Contents
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Foreword
Introduction
Managing Water Resources
Food Security for the Poor
Challenging the Tsetse
Nuclear Technology
Viet Nam Advances
Health Problems of the Poor
Environmental Management
Strengthening Nuclear Safety
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Viet Nam Advances Toward
Food Security Using Nuclear Techniques

Viet Nam is determined to end food shortages by 2005 and to surpass international nutrition standards by 2010—with each citizen’s daily food intake reaching 2600–2700 calories. Its population is expected to reach 95–100 million before the end of this decade, so there is no secret about what needs to be done: food productivity, crop diversity, and grain quality all have to increase to cover growing demand.

Rice is the single most important crop in Viet Nam providing nearly 70 per cent of the food energy. It is the main source of living for 80 per cent of the population, and it is planted on 82 per cent of the total farm area, accounting for more than 85 per cent of food grain output.

Over the past decade, the country has instituted fundamental macroeconomic reforms, trade liberalization, and important changes in agricultural policy which have enabled it to move rapidly from a nation suffering severe food shortages and under-nutrition to the world’s foremost rice exporter.

The Mekong River Delta, known as the “rice basket,” is the major rice producing area, supplying more than 50 per cent of the annual national production and 90 per cent of the rice designed for export. Soils in the Delta are highly variable, but alluvial, acid sulphate and saline soils predominate. Introduction of new “Green Revolution” rice varieties has been strongly encouraged and supported by international organizations. These modern rice varieties result in high yields and cropping intensities, but at the same time require high levels of inputs.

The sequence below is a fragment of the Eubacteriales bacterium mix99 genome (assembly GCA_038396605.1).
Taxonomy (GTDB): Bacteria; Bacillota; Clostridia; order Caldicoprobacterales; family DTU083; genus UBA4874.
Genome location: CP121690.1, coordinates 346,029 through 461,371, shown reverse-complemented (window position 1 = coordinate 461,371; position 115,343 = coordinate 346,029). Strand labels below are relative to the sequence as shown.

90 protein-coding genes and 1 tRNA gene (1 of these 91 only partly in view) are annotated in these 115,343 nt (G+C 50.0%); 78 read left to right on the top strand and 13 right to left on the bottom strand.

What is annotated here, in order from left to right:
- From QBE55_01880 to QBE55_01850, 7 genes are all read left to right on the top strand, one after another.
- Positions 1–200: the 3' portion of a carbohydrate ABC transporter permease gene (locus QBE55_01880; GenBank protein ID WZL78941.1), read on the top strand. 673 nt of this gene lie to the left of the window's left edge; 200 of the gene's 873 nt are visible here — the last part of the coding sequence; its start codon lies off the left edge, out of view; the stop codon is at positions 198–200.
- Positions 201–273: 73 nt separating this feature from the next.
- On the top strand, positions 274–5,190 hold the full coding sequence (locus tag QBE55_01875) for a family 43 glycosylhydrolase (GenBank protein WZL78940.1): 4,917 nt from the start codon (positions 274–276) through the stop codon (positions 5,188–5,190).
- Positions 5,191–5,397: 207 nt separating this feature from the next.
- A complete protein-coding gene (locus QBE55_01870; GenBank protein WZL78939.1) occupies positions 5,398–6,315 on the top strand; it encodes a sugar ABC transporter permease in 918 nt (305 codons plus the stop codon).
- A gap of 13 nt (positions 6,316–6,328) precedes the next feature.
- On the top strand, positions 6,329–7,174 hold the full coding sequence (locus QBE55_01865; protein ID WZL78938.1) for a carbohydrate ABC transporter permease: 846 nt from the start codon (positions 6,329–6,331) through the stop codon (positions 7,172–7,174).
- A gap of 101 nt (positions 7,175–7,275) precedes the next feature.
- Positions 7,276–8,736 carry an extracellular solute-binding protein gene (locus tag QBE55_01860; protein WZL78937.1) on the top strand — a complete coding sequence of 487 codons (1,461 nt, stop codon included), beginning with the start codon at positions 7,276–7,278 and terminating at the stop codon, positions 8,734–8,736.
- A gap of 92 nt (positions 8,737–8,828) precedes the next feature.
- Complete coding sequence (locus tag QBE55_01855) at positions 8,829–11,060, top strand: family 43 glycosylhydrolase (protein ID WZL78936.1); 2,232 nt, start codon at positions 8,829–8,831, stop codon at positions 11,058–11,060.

Some acid sulphate soils in the Delta suffer extreme acidity and toxicity causing stunted root systems affecting growth and productivity of crops. The coastal soils, which occupy about 20 per cent of the total area, have a very high salt content leading to reduced crop productivity or total crop failure. In this context, the IAEA has supported the use of nuclear techniques to induce genetic variations for the improvement of local landraces of rice through research and technical co-operation projects.

These new local varieties, with enhanced agronomic characteristics and export quality, are resulting not only in higher productivity, but in more competitive prices on the world market. The breeding cycle was accelerated through the application of nuclear techniques and within only five years, two improved local varieties, TNDB-100 and THDB were officially released in 1997 and 1999.

Rice field

TNDB-100 is characterized by a short maturity period of 95–100 days (from 200 days), good resistance to diseases and pests, wide adaptation to acid sulphate soils, suitable for two to three crops per year, and has export quality. TNDB-100 is grown in large areas of the Delta on acid sulphate soils, as well as in many provinces of the South. The inherent advantages of this variety led to its popularity among poor farmers in the South who could afford its costs, but also realized the potential for higher income as this variety produced a yield of six to eight tonnes per hectare in a much shorter period.

TNDB-100 also requires 10 to 20 per cent less nitrogen fertilizer than other improved varieties. Indeed, the surface cultivated increased from 41,000 hectares in 1997 to 112,000 hectares in 1998 and 203,000 hectares in 1999. TNDB-100 has become the most popular variety covering more than 50 per cent of the total rice area in Vinh-Long province, more than 20 per cent in Kien Giang Province of summer-autumn crop and 5 to 10 per cent in Dong Thap, An Giang, Can Tho and Tra Vinh provinces.